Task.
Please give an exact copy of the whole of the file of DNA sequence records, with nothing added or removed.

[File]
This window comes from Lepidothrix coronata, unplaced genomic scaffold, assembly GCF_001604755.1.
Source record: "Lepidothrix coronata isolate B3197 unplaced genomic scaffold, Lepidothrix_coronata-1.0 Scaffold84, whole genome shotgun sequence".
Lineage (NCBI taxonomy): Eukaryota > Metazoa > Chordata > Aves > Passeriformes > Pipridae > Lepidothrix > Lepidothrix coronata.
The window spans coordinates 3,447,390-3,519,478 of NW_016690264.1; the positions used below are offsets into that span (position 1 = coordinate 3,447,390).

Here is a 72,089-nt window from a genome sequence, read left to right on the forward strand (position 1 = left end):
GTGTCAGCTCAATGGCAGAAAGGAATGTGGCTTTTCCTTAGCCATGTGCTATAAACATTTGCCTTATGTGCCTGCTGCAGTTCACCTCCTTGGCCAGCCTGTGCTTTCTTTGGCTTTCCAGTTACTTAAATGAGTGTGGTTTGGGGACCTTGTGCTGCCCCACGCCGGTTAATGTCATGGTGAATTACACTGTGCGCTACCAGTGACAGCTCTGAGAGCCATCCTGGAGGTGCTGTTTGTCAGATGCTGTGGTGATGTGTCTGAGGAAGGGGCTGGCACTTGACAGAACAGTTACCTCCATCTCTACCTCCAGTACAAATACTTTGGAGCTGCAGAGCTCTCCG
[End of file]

This window comes from Lepidothrix coronata, unplaced genomic scaffold, assembly GCF_001604755.1.
Source record: "Lepidothrix coronata isolate B3197 unplaced genomic scaffold, Lepidothrix_coronata-1.0 Scaffold84, whole genome shotgun sequence".
Lineage (NCBI taxonomy): Eukaryota > Metazoa > Chordata > Aves > Passeriformes > Pipridae > Lepidothrix > Lepidothrix coronata.
The window spans coordinates 3,447,390-3,519,478 of NW_016690264.1; the positions used below are offsets into that span (position 1 = coordinate 3,447,390).

Here is a 72,089-nt window from a genome sequence, read left to right on the forward strand (position 1 = left end):
GTGTCAGCTCAATGGCAGAAAGGAATGTGGCTTTTCCTTAGCCATGTGCTATAAACATTTGCCTTATGTGCCTGCTGCAGTTCACCTCCTTGGCCAGCCTGTGCTTTCTTTGGCTTTCCAGTTACTTAAATGAGTGTGGTTTGGGGACCTTGTGCTGCCCCACGCCGGTTAATGTCATGGTGAATTACACTGTGCGCTACCAGTGACAGCTCTGAGAGCCATCCTGGAGGTGCTGTTTGTCAGATGCTGTGGTGATGTGTCTGAGGAAGGGGCTGGCACTTGACAGAACAGTTACCTCCATCTCTACCTCCAGTACAAATACTTTGGAGCTGCAGAGCTCTCCG